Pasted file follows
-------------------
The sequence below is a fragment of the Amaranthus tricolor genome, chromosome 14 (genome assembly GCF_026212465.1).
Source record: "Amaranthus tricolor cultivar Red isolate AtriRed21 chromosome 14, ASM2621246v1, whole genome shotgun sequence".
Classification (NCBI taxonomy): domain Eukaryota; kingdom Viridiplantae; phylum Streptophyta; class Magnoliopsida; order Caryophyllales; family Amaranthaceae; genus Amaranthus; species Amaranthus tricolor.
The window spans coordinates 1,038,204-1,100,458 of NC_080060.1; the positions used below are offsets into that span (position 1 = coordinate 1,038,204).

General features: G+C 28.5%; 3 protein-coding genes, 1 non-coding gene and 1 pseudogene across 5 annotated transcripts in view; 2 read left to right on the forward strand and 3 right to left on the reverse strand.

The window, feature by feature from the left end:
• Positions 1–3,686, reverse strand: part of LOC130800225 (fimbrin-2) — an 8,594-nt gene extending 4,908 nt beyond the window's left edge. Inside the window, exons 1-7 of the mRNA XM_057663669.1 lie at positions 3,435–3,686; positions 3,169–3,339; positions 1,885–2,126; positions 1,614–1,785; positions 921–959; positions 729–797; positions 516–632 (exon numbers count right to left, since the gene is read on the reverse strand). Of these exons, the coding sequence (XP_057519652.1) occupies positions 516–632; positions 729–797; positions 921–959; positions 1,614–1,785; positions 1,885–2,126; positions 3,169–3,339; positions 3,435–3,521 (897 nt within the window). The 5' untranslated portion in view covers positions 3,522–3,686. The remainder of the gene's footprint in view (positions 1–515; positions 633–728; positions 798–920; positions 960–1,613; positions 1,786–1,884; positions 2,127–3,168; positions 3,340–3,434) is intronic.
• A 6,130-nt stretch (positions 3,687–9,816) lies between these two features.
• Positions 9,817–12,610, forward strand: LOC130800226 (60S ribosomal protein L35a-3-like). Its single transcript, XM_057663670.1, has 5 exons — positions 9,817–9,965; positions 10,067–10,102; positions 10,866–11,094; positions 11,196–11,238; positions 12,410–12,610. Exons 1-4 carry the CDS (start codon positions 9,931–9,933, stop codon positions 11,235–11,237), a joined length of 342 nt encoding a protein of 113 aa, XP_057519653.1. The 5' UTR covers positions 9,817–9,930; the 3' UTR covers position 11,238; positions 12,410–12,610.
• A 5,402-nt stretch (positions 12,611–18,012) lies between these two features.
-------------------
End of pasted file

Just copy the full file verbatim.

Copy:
The sequence below is a fragment of the Amaranthus tricolor genome, chromosome 14 (genome assembly GCF_026212465.1).
Source record: "Amaranthus tricolor cultivar Red isolate AtriRed21 chromosome 14, ASM2621246v1, whole genome shotgun sequence".
Classification (NCBI taxonomy): domain Eukaryota; kingdom Viridiplantae; phylum Streptophyta; class Magnoliopsida; order Caryophyllales; family Amaranthaceae; genus Amaranthus; species Amaranthus tricolor.
The window spans coordinates 1,038,204-1,100,458 of NC_080060.1; the positions used below are offsets into that span (position 1 = coordinate 1,038,204).

General features: G+C 28.5%; 3 protein-coding genes, 1 non-coding gene and 1 pseudogene across 5 annotated transcripts in view; 2 read left to right on the forward strand and 3 right to left on the reverse strand.

The window, feature by feature from the left end:
• Positions 1–3,686, reverse strand: part of LOC130800225 (fimbrin-2) — an 8,594-nt gene extending 4,908 nt beyond the window's left edge. Inside the window, exons 1-7 of the mRNA XM_057663669.1 lie at positions 3,435–3,686; positions 3,169–3,339; positions 1,885–2,126; positions 1,614–1,785; positions 921–959; positions 729–797; positions 516–632 (exon numbers count right to left, since the gene is read on the reverse strand). Of these exons, the coding sequence (XP_057519652.1) occupies positions 516–632; positions 729–797; positions 921–959; positions 1,614–1,785; positions 1,885–2,126; positions 3,169–3,339; positions 3,435–3,521 (897 nt within the window). The 5' untranslated portion in view covers positions 3,522–3,686. The remainder of the gene's footprint in view (positions 1–515; positions 633–728; positions 798–920; positions 960–1,613; positions 1,786–1,884; positions 2,127–3,168; positions 3,340–3,434) is intronic.
• A 6,130-nt stretch (positions 3,687–9,816) lies between these two features.
• Positions 9,817–12,610, forward strand: LOC130800226 (60S ribosomal protein L35a-3-like). Its single transcript, XM_057663670.1, has 5 exons — positions 9,817–9,965; positions 10,067–10,102; positions 10,866–11,094; positions 11,196–11,238; positions 12,410–12,610. Exons 1-4 carry the CDS (start codon positions 9,931–9,933, stop codon positions 11,235–11,237), a joined length of 342 nt encoding a protein of 113 aa, XP_057519653.1. The 5' UTR covers positions 9,817–9,930; the 3' UTR covers position 11,238; positions 12,410–12,610.
• A 5,402-nt stretch (positions 12,611–18,012) lies between these two features.